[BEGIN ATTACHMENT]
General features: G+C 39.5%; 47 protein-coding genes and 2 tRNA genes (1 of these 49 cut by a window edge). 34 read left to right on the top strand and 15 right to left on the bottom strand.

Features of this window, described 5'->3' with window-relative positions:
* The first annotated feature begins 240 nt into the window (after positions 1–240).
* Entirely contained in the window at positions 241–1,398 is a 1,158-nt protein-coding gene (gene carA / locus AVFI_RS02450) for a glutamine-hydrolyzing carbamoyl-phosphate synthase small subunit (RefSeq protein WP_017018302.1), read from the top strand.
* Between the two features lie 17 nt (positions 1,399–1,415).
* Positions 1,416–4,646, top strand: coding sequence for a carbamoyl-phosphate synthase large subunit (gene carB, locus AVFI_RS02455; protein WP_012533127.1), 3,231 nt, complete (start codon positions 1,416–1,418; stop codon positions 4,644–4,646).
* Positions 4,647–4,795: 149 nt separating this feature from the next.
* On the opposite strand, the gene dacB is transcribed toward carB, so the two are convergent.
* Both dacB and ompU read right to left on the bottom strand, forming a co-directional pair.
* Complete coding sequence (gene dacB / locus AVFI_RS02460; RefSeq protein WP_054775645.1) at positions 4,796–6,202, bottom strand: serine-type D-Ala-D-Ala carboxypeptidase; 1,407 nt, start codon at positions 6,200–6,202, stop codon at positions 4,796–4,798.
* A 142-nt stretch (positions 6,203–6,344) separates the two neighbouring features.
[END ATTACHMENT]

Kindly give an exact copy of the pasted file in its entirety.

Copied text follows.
General features: G+C 39.5%; 47 protein-coding genes and 2 tRNA genes (1 of these 49 cut by a window edge). 34 read left to right on the top strand and 15 right to left on the bottom strand.

Features of this window, described 5'->3' with window-relative positions:
* The first annotated feature begins 240 nt into the window (after positions 1–240).
* Entirely contained in the window at positions 241–1,398 is a 1,158-nt protein-coding gene (gene carA / locus AVFI_RS02450) for a glutamine-hydrolyzing carbamoyl-phosphate synthase small subunit (RefSeq protein WP_017018302.1), read from the top strand.
* Between the two features lie 17 nt (positions 1,399–1,415).
* Positions 1,416–4,646, top strand: coding sequence for a carbamoyl-phosphate synthase large subunit (gene carB, locus AVFI_RS02455; protein WP_012533127.1), 3,231 nt, complete (start codon positions 1,416–1,418; stop codon positions 4,644–4,646).
* Positions 4,647–4,795: 149 nt separating this feature from the next.
* On the opposite strand, the gene dacB is transcribed toward carB, so the two are convergent.
* Both dacB and ompU read right to left on the bottom strand, forming a co-directional pair.
* Complete coding sequence (gene dacB / locus AVFI_RS02460; RefSeq protein WP_054775645.1) at positions 4,796–6,202, bottom strand: serine-type D-Ala-D-Ala carboxypeptidase; 1,407 nt, start codon at positions 6,200–6,202, stop codon at positions 4,796–4,798.
* A 142-nt stretch (positions 6,203–6,344) separates the two neighbouring features.